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Inside Job

“The proper study / of monkey-kind is man, / and the true study / of man is shenanigans.” So writes the playful, keen-eyed and accomplished poet John Skoyles in the poem “Evolutionary Shenanigans” from his fourth book of poetry, Inside Job. Inside Job is divided into three untitled sections, and the poems run the gamut from the autobiographical to sketches of literary figures like Jorge Luis Borges and Grace Paley.

“The proper study / of monkey-kind is man, / and the true study / of man is shenanigans.” So writes the playful, keen-eyed and accomplished poet John Skoyles in the poem “Evolutionary Shenanigans” from his fourth book of poetry, Inside Job. Inside Job is divided into three untitled sections, and the poems run the gamut from the autobiographical to sketches of literary figures like Jorge Luis Borges and Grace Paley.

This book was a real delight to read: full of carefully-crafted poems written in short, lyrically condensed lines with a nimble rhythm and cadence. And there are plenty of amusing “shenanigans” throughout this book I assure you. Take, for example, the poem: “Best-Selling Poet Threatens My Love Life.” The poet’s new girlfriend (who runs a pet store) calls him up to rave about another poet she has just heard on NPR that made her laugh and she wants her boyfriend to agree that this poet is funny. However, the author does not share her admiration, confessing to us his real feelings:

To me, the poet’s best

are few and far between
but it’s hopeless to quote

the Times review:
with him it’s never a line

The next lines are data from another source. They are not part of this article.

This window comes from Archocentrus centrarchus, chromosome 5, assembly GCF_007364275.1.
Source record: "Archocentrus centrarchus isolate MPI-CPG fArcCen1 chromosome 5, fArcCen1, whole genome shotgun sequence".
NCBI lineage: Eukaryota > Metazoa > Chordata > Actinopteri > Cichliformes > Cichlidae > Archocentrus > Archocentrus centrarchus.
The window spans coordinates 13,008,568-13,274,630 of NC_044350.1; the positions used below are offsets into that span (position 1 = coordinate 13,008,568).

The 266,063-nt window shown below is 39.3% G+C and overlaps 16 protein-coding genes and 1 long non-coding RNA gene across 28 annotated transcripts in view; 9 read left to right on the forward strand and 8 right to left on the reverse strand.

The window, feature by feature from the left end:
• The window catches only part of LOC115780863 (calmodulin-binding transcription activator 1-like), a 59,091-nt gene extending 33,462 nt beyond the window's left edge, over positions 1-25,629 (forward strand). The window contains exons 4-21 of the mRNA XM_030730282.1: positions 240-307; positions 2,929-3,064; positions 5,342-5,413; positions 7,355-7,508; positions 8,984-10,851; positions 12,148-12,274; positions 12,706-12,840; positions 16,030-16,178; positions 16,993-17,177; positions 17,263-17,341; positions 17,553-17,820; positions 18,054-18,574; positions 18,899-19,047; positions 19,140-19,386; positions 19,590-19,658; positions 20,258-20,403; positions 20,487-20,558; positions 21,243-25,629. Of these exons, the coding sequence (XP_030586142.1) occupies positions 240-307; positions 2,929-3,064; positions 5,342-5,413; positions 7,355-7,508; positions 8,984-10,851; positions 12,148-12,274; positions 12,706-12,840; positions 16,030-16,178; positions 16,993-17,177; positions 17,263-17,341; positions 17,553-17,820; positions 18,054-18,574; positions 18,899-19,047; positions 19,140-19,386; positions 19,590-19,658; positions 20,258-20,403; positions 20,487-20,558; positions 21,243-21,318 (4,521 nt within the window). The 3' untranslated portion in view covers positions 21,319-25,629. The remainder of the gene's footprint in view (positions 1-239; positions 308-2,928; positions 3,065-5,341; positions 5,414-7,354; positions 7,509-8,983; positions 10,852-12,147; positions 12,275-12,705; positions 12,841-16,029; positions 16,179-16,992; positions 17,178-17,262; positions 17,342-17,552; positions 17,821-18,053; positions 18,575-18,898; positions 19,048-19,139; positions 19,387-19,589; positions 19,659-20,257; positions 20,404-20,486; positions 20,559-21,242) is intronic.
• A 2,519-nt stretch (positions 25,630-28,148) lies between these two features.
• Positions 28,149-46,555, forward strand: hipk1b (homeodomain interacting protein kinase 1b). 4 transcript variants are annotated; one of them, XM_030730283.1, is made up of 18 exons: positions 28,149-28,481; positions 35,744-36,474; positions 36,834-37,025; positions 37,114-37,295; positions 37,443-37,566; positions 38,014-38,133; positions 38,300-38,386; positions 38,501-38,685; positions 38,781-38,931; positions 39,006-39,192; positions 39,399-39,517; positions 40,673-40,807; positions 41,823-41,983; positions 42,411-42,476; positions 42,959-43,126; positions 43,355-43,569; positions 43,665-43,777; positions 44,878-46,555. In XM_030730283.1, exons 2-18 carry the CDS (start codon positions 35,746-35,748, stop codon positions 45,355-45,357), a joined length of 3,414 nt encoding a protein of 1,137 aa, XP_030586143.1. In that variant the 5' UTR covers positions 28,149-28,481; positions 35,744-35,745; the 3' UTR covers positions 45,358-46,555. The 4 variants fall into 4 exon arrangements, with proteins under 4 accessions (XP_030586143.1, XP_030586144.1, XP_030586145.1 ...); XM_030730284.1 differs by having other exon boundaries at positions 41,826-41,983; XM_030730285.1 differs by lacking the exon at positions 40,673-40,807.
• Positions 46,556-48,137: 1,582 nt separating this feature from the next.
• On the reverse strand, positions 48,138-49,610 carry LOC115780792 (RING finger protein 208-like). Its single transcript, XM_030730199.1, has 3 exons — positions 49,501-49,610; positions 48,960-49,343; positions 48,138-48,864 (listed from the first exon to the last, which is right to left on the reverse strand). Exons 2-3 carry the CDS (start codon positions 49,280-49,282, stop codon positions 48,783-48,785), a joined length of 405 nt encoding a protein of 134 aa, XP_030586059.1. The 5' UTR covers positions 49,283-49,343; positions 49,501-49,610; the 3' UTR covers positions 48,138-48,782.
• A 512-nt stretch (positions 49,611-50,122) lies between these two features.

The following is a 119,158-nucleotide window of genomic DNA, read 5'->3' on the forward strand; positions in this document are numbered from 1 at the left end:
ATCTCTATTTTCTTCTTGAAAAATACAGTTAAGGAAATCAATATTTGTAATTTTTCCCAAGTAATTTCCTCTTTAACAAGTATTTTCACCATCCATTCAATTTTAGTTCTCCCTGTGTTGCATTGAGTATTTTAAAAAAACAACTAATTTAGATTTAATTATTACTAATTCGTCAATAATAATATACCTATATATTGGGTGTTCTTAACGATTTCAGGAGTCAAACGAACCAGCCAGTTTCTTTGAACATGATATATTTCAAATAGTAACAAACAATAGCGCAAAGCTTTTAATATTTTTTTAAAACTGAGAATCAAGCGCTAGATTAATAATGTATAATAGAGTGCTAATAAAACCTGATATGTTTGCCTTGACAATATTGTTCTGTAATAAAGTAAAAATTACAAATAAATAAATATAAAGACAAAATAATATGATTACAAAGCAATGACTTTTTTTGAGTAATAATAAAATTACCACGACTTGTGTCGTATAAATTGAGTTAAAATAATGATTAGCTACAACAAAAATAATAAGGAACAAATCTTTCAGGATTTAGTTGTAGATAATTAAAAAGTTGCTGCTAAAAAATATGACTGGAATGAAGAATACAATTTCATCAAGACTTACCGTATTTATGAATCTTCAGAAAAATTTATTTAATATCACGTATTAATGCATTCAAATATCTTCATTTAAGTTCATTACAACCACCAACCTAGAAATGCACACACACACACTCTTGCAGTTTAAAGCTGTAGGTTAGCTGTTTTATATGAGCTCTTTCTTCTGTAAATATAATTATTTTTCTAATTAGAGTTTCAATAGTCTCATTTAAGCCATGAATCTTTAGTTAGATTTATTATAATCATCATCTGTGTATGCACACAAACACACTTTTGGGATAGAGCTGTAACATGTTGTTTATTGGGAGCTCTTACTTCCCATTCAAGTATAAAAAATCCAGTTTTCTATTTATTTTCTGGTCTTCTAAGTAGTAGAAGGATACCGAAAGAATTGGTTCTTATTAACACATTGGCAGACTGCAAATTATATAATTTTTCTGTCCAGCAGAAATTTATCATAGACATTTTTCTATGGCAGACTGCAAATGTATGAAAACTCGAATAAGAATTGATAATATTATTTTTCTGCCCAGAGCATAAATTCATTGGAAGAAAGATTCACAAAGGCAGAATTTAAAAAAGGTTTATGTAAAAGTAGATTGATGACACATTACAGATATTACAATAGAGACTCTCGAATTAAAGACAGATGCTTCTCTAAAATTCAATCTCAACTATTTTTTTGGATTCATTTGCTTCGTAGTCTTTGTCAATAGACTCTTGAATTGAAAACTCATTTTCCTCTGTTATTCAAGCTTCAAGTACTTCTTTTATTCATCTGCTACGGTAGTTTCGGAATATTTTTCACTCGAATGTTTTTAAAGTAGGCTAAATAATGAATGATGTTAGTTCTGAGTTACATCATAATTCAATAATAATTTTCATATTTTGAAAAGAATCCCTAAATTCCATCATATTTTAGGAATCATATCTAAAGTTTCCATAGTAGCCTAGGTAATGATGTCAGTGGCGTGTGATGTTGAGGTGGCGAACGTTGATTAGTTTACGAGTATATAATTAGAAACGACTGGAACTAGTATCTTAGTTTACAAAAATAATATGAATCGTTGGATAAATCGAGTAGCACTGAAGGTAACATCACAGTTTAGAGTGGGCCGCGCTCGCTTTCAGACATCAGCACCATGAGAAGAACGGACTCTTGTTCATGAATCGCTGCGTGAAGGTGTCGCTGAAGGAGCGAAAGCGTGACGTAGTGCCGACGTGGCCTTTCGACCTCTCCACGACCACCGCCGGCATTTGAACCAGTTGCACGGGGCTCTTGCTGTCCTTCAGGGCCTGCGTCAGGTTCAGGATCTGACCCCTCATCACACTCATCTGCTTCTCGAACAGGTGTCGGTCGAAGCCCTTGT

that counts, but always the anecdote,
the one about.

But in order to preserve the relationship with his girlfriend, the poet decides to withhold his criticism, for he has learned from certain “tricksters”

like Frost that there are ways
of telling the truth, and I resort

to one of them: a lie.
“Yes,” I say, “Hilarious!

Are we on for tonight?”

Other poems in the collection, just as playful, have more of a metaphysical bite, like the poem “Someone, Somewhere” about the author’s grandmother who is certain that somewhere:

there exists a little girl
jumping rope who never lands
on a crack, who curtsies
in a pretty dress after singing
When, when, when
while the rest of us fade
into age. Even a corpse
casts a shadow, Grandma
used to say, and she was not
a student of Swedenborg
or Blake, but a maker
of meatballs, a baker of cakes,
a lover of steak who swore
houseplants flinched
when she carved a roast
in their presence.

The weird, suggestive, and evocative depth of the poem above (and others like it in the collection) has to me something of the uncanny flavor of another poet I admire, Charles Simic. However, Skoyle’s work seems more contextually grounded and while it flirts with ambiguity, he is also not afraid of the starkly declarative gesture, as in the poem “Capitalism,” which ends with the character of publicity stuntman James Moran saying: “It’s a sad day / when a man can’t fly a midget over Central Park.”

If you like poems that are alternately funny, wry, in-your-face, tender, hard-nosed, philosophical, witty and musical, you can’t go wrong with this book.

 

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